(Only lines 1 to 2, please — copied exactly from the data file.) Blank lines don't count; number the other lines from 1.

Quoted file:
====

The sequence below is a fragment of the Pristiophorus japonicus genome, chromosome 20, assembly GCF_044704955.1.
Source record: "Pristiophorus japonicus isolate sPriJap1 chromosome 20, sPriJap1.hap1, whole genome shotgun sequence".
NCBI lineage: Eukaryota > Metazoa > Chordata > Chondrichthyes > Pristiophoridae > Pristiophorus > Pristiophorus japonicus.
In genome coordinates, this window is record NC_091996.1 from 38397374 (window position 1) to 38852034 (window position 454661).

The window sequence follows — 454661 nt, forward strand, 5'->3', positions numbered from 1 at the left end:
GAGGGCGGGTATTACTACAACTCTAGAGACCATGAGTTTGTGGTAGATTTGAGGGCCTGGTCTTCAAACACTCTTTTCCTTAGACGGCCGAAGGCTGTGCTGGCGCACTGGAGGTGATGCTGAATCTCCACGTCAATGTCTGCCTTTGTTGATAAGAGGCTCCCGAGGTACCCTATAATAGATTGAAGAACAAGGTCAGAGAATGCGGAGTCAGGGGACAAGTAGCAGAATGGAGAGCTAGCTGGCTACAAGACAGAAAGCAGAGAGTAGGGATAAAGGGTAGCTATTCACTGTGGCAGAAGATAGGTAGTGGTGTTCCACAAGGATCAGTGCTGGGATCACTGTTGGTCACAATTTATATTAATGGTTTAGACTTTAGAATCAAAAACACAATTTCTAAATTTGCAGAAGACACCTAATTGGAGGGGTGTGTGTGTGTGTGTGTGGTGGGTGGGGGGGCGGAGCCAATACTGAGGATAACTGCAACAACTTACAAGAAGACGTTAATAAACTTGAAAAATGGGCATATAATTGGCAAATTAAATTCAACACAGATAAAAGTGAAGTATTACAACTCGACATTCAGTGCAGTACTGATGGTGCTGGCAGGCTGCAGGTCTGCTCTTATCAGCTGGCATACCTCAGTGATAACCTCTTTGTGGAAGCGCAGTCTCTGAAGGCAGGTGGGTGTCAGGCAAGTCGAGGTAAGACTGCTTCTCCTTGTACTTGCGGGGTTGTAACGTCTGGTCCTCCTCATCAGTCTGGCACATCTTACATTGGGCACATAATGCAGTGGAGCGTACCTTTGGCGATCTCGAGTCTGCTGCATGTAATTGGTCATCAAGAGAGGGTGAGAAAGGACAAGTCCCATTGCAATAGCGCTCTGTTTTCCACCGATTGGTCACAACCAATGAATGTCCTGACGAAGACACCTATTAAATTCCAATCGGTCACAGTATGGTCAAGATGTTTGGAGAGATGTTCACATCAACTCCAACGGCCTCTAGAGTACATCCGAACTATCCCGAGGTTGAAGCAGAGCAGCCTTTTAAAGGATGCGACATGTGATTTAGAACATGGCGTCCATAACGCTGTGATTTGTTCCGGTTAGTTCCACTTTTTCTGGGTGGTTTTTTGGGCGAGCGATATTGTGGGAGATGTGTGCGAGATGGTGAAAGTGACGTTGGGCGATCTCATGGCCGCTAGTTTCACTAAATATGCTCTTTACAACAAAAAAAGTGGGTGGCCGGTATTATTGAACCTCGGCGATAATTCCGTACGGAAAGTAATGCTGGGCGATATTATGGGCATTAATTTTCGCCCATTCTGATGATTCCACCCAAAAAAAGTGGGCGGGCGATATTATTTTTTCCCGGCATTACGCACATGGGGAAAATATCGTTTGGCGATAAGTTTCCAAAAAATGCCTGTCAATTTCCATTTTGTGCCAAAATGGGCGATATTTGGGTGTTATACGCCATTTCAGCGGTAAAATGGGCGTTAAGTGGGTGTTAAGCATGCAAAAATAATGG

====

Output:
The sequence below is a fragment of the Pristiophorus japonicus genome, chromosome 20, assembly GCF_044704955.1.
Source record: "Pristiophorus japonicus isolate sPriJap1 chromosome 20, sPriJap1.hap1, whole genome shotgun sequence".